In a rare show of responsiveness by a large corporation to millions of individual clients, Mark Zuckerberg, founder of the Facebook website, admitted that his popular social networking tool had moved “too fast” and “missed the mark” in terms of growing privacy concerns.

Writing candidly in the Washington Post Mr. Zuckerberg said his company would be responding, now that it had heard the recent concerns about users of his site lacking adequate controls over how their private information was being used.

Facebook has over 400 million users worldwide.

“The biggest message we have heard recently is that people want easier control over their information. Simply put, many of you thought our controls were too complex,” Mr. Zuckerberg noted. He added, “Our intention was to give you lots of granular controls; but that may not have been what many of you wanted. We just missed the mark.”

Evidence would suggest that he may be right — a website called Quitfacebook.com that has recently sprung up exhorts Facebook members to close down their accounts and quit the site on May 31 2010. Quitfacebook.com already has over 14,000 Facebook members committed to the planned boycott.

Quitfacebook.com argues that Facebook “gives you choices about how to manage your data, but they aren't fair choices, and while the onus is on the individual to manage these choices, Facebook makes it… difficult for the average user to understand or manage this.”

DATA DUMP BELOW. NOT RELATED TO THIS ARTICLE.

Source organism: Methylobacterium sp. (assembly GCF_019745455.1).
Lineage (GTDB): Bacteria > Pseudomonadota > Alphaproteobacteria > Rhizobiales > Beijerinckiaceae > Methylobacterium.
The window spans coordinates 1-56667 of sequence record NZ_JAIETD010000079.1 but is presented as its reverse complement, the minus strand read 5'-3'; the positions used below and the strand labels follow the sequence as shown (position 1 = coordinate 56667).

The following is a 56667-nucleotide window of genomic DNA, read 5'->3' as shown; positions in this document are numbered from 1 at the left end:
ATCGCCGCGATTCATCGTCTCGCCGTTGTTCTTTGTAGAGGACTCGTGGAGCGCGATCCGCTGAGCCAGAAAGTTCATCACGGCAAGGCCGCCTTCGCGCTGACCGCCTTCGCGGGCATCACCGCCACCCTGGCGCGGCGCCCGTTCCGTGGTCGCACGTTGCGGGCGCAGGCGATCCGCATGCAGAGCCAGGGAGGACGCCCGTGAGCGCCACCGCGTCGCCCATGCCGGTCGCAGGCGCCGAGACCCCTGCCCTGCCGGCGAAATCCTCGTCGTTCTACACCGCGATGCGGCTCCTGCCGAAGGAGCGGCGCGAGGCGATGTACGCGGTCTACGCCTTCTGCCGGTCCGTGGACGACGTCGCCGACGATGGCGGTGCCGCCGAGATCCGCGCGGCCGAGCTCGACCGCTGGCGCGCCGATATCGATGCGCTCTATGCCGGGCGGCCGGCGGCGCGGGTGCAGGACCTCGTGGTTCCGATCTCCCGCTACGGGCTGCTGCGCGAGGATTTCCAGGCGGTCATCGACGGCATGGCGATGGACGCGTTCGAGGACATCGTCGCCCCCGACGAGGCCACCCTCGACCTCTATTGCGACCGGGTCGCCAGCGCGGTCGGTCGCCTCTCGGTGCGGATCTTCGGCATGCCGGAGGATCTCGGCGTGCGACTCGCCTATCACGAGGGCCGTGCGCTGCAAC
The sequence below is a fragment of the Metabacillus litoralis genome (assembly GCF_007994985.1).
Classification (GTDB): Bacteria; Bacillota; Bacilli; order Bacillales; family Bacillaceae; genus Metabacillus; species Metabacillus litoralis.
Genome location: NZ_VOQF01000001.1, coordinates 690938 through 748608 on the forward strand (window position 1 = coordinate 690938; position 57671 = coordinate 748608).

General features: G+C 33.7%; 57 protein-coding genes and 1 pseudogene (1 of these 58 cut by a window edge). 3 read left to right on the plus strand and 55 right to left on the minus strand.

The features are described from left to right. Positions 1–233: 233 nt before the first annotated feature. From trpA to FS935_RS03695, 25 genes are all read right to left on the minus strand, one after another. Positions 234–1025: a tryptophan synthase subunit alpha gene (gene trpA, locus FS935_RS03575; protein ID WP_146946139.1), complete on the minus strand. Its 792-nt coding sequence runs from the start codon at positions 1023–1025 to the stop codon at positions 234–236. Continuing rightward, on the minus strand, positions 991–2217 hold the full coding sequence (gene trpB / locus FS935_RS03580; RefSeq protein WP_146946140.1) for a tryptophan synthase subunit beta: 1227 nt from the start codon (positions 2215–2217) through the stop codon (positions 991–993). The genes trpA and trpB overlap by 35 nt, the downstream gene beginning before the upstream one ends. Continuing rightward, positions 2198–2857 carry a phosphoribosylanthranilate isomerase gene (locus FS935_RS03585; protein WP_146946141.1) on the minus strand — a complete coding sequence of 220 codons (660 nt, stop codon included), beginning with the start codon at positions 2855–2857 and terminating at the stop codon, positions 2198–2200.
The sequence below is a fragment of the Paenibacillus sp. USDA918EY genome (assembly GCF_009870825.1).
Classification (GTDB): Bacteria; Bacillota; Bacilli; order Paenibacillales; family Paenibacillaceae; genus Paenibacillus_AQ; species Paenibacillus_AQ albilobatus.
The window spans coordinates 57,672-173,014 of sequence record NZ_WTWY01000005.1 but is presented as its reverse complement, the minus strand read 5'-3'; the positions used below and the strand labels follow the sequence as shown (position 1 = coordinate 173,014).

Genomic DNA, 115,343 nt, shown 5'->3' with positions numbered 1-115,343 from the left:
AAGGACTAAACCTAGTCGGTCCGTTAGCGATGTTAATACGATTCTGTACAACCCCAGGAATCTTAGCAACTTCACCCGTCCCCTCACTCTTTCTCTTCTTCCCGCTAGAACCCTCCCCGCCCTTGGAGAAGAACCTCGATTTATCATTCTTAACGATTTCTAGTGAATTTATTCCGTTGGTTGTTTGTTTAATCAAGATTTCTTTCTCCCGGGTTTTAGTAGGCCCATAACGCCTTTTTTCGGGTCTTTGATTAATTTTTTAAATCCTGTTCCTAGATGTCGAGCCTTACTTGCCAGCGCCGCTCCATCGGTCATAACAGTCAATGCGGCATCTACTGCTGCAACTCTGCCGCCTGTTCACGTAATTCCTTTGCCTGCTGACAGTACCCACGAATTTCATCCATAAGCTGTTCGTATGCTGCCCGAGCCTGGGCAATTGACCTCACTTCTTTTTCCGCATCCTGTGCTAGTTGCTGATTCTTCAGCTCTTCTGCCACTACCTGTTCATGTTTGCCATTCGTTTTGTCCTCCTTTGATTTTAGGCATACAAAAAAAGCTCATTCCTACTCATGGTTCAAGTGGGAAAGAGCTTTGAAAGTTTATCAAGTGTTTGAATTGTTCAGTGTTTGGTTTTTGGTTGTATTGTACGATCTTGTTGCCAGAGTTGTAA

The lobby site also argues that recent changes in Facebook’s privacy policy, allowing application developers to keep user data stored by Facebook indefinitely, are proof that the company is “further encroaching on its users’ privacy”.

Simpler privacy controls

In a bid to redress such serious user concerns Mr. Zuckerberg conceded the need for a simpler way to control user information. He promised, “In the coming weeks, we will add privacy controls that are much simpler to use. We will also give you an easy way to turn off all third-party services. We are working hard to make these changes available as soon as possible.”

Further he sought to reassure users who worried that their personal information may be shared in ways they did not want. Mr. Zuckerberg said, “I'd like to clear that up now. Many people choose to make some of their information visible to everyone so people they know can find them on Facebook. We already offer controls to limit the visibility of that information and we intend to make them even stronger.”

Touching upon what he considered the “core principles” of Facebook, Mr. Zuckerberg said they included the following: user control over how their information was shared; Facebook not sharing users’ personal information with people or services that users did not want; Facebook not giving advertisers access to users’ personal information; Facebook not selling any user information to anyone; and Facebook management promising to “always keep Facebook a free service for everyone.”

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